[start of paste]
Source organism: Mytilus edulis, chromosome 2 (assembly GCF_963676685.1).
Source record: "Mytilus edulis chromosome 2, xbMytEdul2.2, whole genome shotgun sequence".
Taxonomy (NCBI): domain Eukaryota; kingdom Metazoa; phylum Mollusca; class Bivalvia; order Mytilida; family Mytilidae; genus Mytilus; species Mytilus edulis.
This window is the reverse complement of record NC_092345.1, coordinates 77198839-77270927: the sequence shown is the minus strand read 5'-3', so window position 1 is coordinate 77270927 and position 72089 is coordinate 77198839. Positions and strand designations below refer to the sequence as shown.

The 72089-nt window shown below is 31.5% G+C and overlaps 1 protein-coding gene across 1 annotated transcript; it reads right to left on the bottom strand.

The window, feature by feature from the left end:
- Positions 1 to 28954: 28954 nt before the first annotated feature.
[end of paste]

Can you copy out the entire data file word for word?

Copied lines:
Source organism: Mytilus edulis, chromosome 2 (assembly GCF_963676685.1).
Source record: "Mytilus edulis chromosome 2, xbMytEdul2.2, whole genome shotgun sequence".
Taxonomy (NCBI): domain Eukaryota; kingdom Metazoa; phylum Mollusca; class Bivalvia; order Mytilida; family Mytilidae; genus Mytilus; species Mytilus edulis.
This window is the reverse complement of record NC_092345.1, coordinates 77198839-77270927: the sequence shown is the minus strand read 5'-3', so window position 1 is coordinate 77270927 and position 72089 is coordinate 77198839. Positions and strand designations below refer to the sequence as shown.

The 72089-nt window shown below is 31.5% G+C and overlaps 1 protein-coding gene across 1 annotated transcript; it reads right to left on the bottom strand.

The window, feature by feature from the left end:
- Positions 1 to 28954: 28954 nt before the first annotated feature.